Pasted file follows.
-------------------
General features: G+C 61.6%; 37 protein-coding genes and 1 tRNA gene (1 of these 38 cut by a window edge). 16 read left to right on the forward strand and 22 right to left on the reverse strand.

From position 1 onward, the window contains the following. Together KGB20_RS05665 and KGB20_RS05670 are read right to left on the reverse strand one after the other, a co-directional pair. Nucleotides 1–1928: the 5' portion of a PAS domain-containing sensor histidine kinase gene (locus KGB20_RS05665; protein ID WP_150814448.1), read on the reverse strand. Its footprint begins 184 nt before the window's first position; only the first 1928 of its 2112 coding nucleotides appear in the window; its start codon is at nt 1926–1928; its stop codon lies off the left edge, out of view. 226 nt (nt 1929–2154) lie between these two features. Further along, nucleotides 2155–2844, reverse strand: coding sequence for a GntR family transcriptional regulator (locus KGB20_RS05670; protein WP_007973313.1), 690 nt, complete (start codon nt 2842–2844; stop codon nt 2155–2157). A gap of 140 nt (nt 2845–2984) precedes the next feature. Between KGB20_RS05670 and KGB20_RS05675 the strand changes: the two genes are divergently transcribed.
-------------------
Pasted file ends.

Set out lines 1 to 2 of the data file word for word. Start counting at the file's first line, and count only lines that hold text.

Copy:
General features: G+C 61.6%; 37 protein-coding genes and 1 tRNA gene (1 of these 38 cut by a window edge). 16 read left to right on the forward strand and 22 right to left on the reverse strand.

From position 1 onward, the window contains the following. Together KGB20_RS05665 and KGB20_RS05670 are read right to left on the reverse strand one after the other, a co-directional pair. Nucleotides 1–1928: the 5' portion of a PAS domain-containing sensor histidine kinase gene (locus KGB20_RS05665; protein ID WP_150814448.1), read on the reverse strand. Its footprint begins 184 nt before the window's first position; only the first 1928 of its 2112 coding nucleotides appear in the window; its start codon is at nt 1926–1928; its stop codon lies off the left edge, out of view. 226 nt (nt 1929–2154) lie between these two features. Further along, nucleotides 2155–2844, reverse strand: coding sequence for a GntR family transcriptional regulator (locus KGB20_RS05670; protein WP_007973313.1), 690 nt, complete (start codon nt 2842–2844; stop codon nt 2155–2157). A gap of 140 nt (nt 2845–2984) precedes the next feature. Between KGB20_RS05670 and KGB20_RS05675 the strand changes: the two genes are divergently transcribed.